Algorithms Among Us: The Societal Impacts of Machine Learning
Videos available below. Report here.
Public interest in Machine Learning is mounting as the societal impacts of technologies derived from our community become evident. This symposium aims to turn the attention of Machine Learning researchers to the present and future consequences of our work, particularly in the areas of privacy, military robotics, employment, and liability. These topics now deserve concerted attention to ensure the best interests of those both within and without Machine Learning: the community must engage with public discourse so as not to become the victim of it (as other fields have e.g. genetic engineering). The symposium will bring leaders within academic and industrial Machine Learning together with experts outside the field in order to debate the impacts of our algorithms and the possible responses we might adopt. A particular focus will be paid to technical areas of Machine Learning research that might serve to tackle some of the highlighted issues.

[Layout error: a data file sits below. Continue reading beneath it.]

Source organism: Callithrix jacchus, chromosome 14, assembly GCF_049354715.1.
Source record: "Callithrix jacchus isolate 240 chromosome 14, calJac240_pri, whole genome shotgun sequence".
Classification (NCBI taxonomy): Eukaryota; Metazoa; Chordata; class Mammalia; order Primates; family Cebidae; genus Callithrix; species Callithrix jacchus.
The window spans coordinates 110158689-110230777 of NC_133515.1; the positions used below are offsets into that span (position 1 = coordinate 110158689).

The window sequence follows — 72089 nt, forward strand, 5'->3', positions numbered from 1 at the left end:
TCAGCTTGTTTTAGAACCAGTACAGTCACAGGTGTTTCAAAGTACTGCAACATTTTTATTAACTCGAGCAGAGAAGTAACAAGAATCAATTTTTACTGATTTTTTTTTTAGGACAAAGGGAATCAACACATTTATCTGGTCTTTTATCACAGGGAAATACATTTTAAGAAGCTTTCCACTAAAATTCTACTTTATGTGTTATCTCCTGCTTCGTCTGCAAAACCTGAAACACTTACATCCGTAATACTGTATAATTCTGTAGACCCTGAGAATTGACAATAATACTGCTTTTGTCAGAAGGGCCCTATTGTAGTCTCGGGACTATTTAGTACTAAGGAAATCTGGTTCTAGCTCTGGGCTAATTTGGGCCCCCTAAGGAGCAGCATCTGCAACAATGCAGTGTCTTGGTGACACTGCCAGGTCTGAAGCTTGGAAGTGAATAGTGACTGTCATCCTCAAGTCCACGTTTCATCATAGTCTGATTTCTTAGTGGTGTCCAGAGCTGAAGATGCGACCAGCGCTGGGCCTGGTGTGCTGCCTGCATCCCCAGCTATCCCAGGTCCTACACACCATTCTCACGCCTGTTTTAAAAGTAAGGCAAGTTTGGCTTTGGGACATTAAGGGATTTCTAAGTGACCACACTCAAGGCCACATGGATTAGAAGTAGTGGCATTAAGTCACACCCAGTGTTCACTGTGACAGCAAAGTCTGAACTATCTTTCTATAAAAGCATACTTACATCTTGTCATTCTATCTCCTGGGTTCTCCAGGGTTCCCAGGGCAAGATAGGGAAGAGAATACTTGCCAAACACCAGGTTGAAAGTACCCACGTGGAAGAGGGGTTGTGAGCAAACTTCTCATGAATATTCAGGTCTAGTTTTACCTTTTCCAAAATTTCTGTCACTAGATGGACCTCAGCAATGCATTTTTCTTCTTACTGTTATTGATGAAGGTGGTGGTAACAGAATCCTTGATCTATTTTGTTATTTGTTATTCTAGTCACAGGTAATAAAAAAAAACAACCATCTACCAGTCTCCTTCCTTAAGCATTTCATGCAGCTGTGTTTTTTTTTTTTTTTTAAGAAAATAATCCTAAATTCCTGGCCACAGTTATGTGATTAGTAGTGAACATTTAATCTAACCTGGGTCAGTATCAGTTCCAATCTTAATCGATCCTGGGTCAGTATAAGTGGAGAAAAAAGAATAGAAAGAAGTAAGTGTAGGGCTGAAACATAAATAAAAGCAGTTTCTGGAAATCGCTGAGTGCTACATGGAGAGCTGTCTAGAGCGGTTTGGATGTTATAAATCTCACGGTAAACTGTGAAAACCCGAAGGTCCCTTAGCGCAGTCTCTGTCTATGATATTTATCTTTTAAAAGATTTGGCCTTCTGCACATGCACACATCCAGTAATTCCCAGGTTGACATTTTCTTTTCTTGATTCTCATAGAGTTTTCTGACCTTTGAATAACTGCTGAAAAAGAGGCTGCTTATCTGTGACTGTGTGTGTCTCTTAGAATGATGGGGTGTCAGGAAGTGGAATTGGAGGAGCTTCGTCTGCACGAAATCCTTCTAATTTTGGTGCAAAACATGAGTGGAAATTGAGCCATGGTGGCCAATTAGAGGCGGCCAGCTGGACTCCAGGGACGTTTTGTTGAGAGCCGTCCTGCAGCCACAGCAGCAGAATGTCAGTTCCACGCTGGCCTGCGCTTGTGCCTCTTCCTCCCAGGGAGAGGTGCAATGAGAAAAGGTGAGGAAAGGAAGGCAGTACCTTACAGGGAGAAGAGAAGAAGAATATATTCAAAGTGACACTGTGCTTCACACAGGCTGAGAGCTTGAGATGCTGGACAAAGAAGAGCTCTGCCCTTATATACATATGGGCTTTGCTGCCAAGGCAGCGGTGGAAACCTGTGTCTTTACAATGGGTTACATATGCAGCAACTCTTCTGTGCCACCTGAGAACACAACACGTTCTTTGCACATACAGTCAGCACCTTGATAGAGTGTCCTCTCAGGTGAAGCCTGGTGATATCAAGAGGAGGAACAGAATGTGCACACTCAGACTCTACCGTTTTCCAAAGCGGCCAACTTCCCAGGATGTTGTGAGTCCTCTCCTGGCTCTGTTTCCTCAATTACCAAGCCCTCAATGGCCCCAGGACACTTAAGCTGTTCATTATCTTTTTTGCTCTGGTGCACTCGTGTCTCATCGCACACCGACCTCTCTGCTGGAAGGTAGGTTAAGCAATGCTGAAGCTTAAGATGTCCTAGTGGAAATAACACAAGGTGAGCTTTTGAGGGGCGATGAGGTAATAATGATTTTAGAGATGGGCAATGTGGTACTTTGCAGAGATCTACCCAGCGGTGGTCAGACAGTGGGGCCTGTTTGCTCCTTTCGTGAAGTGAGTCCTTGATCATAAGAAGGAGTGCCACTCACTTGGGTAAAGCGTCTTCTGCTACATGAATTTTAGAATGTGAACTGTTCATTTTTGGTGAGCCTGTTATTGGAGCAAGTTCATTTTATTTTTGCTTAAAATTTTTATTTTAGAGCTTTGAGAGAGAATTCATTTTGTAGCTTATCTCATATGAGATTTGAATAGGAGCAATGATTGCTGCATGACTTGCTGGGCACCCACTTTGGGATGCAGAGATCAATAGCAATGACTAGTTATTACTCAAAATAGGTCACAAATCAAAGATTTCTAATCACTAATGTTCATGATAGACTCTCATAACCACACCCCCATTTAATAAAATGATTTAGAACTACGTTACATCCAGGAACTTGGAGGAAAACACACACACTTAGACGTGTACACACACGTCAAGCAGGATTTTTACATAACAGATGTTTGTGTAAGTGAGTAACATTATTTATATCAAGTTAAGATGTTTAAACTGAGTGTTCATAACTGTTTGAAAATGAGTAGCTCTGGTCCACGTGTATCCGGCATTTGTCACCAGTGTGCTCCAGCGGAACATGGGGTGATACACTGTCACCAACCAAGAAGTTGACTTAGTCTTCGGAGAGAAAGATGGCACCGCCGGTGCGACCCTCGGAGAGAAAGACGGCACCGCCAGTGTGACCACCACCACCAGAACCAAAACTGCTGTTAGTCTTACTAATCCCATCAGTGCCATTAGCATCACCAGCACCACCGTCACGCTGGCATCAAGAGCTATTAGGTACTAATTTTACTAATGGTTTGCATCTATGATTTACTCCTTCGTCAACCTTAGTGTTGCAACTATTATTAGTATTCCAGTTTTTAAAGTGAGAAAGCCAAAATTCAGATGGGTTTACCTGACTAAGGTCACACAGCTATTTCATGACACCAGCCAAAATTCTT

15:10: Erik Brynjolfsson – Presentation on economic issues.
15:30: Ian Kerr – Presentation on legal issues.
15:50: Panel discussion: “Near-term issues” What should we do to make ML/AI as beneficial as possible in the near term? To include economic, legal and data issues (privacy and responsibility), perhaps also military.
Panel: Tom Dietterich, Ian Kerr, Erik Brynjolfsson, Finale Doshi-Velez, Neil Lawrence, Cynthia Dwork. Moderated by Mike Osborne.
16:30: Coffee Break.
17:00: Panel discussion: “Human-level AI – if, how, and when?” Will the quest for human-level AI ever succeed and, if so, when and by what technological path?
Panel: Yann LeCun, Andrew Ng, Gary Marcus, Shane Legg, Tom Dietterich. Moderated by Murray Shanahan.
18:00: Dinner Break, to be followed when we return
19:00: Nick Bostrom – Presentation.
19:20: Percy Liang – Presentation: “On the Elusiveness of a Specification for AI”.
19:40: Panel Discussion: “What if we succeed? Research priorities for beneficial AI” If the quest for human-level AI will eventually succeed, then what research is worth starting today to maximize the probability of a positive outcome?
Panel: Yann LeCun, Andrew Ng, Nick Bostrom, Cynthia Dwork, Percy Liang, Richard Mallah, Shane Legg, Tom Dietterich. Moderated by Adrian Weller.
The organizers would like to extend a special thank you to Richard Mallah for his efforts to help get this symposium set up. The organizers would also like to thank the following sponsors for their generous donations, as well as Victoria Krakovna and Ariel Conn of the Future of Life Institute for their help organizing and designing the